A defense of NFL refs
The new rules are not nearly as widespread as people seem to think.
A defense of NFL refs
Rich Hofmann, Daily News Sports Columnist
It is a lonely burden, but it is the life I have chosen.
I am here to defend NFL officials.
Whether or not you like the way the hit on Indianapolis' Austin Collie was officiated on Sunday -- and I happen to think Collie was not defenseless when he was pinballed and concussed by Quintin Mikell and then Kurt Coleman -- everybody needs to stop yelling and complaining and talking about flag football and players wearing dresses. This new rule isn't that bad, and the referees are just doing what their bosses want and what the rulebook says they should do.
Read the book sometimes. Read Page 83, which contains the end of the section on unnecessary roughness. Read the final line of that section, which is included in italics:
Note: If in doubt about a roughness call or potentially dangerous tactics, the covering official(s) should always call unnecessary roughness.
That line is right there in the book. That line is why the flag was thrown on Sunday. And in a sport where everybody in their heart is really worried that somebody is going to get killed if they don't find a way to tone it down, how can that be wrong?
Now, to the specific rule. You've never been allowed to use your helmet as a weapon. As the book states, it is unnecessary roughness:
If a player uses any part of his helmet (including the top/crown and forehead/”hairline” parts) or facemask to butt, spear, or ram an opponent violently or unnecessarily. Although such violent or unnecessary use of the helmet and facemask is impermissible against any opponent, game officials will give special attention in administering this rule to protecting those players who are in virtually defenseless postures...
What that paragraph means is that, unless you are doing some really egregious head-hunting -- and we all know what that looks like, and anybody who doesn't want to take that out of the game is an imbecile -- they're really not going to call it in the overwhelming majority of situations. A running back or a receiver streaking down the field with the ball gets no protection. As long as you're not a total idiot about it, you can pretty much hit him with anything and get away with it.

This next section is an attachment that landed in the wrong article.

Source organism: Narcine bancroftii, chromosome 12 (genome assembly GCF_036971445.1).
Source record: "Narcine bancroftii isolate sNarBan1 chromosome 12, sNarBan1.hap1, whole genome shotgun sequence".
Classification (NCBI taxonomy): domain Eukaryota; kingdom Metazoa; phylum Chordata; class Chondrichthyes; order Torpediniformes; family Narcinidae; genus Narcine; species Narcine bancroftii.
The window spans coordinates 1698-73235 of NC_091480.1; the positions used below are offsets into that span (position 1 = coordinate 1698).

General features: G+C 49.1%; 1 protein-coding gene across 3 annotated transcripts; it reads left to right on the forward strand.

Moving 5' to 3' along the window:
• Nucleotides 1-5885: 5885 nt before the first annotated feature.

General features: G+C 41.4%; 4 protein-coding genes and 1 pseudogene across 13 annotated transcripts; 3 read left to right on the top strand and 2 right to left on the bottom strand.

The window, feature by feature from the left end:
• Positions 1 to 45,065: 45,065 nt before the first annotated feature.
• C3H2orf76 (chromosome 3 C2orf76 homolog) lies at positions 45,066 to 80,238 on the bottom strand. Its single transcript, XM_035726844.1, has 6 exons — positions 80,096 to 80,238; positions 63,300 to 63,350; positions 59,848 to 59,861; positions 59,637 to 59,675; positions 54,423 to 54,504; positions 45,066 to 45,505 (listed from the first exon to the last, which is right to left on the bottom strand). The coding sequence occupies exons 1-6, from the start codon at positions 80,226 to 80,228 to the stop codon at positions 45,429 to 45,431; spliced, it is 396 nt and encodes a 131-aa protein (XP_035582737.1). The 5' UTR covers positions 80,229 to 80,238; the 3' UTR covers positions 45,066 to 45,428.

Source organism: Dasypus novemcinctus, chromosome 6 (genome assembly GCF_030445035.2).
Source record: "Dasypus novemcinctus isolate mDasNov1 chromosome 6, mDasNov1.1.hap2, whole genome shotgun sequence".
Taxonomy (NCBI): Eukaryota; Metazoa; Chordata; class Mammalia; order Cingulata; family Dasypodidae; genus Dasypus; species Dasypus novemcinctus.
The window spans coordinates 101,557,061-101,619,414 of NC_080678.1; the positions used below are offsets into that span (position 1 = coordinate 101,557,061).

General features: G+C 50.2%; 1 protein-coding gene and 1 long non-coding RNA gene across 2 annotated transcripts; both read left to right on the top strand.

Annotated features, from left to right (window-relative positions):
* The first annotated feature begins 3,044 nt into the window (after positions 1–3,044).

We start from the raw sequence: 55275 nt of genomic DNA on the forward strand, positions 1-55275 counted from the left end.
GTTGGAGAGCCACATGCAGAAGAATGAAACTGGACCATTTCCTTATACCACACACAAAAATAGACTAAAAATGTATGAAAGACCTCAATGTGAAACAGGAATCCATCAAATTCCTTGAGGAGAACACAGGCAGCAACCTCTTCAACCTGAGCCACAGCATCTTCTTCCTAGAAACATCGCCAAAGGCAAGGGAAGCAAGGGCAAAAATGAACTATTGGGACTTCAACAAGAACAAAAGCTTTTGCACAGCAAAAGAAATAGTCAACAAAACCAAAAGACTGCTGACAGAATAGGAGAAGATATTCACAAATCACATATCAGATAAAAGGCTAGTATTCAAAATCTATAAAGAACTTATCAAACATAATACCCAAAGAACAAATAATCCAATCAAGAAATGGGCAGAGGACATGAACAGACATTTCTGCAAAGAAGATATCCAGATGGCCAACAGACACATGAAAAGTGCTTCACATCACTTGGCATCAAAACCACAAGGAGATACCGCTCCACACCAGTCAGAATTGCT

The only people who get protection are quarterbacks who are throwing or just released the ball, a player already on the ground at the end of the play, a player fielding a kick or punt in the air, a running back who has already been stopped and is essentially being held up by a defender as a target/pinata, and a defenseless receiver.
The only thing new is the defintion of a defenseless receiver. Yes, it is a little bit tricky -- but we're talking about a pretty small percentage of plays in a game where it is an issue. This is not the wussification of football. It is a couple of plays a game. And here is what you can't do to a defenseless receiver: you can't launch into him and hit him in the head or neck with any part of your body, even if you start by hitting him in the chest or shouder and then the helmet slides up; you can't make head-to-head contact; and you can't lower your head and hit him anywhere on his body with your helmet.
Even if he is defenseless -- which means he hasn't yet had the opportunity to protect himself, which can be a close call (see: Collie) -- you can hit him with your shoulder on his torso. You can tackle him with your arms. You do not, as some people have suggested, have to stand there and watch him run away from you before you can hit him. That isn't the rule and that isn't how the rule is being called.
You just can't hit him with your helmet when the player is defenseless. And you can't launch and hit him in the head with any part of your body.
Again, it is a small percentage of plays. This isn't about a running back lowering his shoulder and, because of that lowering, finding himself getting hit in the head by a tackler. That running back has no protection except in the most egregious circumstances. This isn't about incidental clashing of heads, which is permitted during a legal tackle. This is simply about the need for defensive players to aim a little bit lower on defenseless receivers, and lead with their shoulders and not their heads.
Again, I don't think Collie was defenseless after seeing the replay a couple of times -- but it was close, and he did end up getting hit in the head by Coleman, and both the emphasis of the league office and the rulebook are clear: if in doubt, throw the flag.
What is the alternative? What until the concussion data becomes so overwhelming that Congress steps in? Wait until somebody dies, God forbid?
The game needs to head in this direction. So don't blame the officials -- they are merely the instruments of a policy that absolutely needs to be implemented, however imperfectly. Because the alternative is no longer acceptable.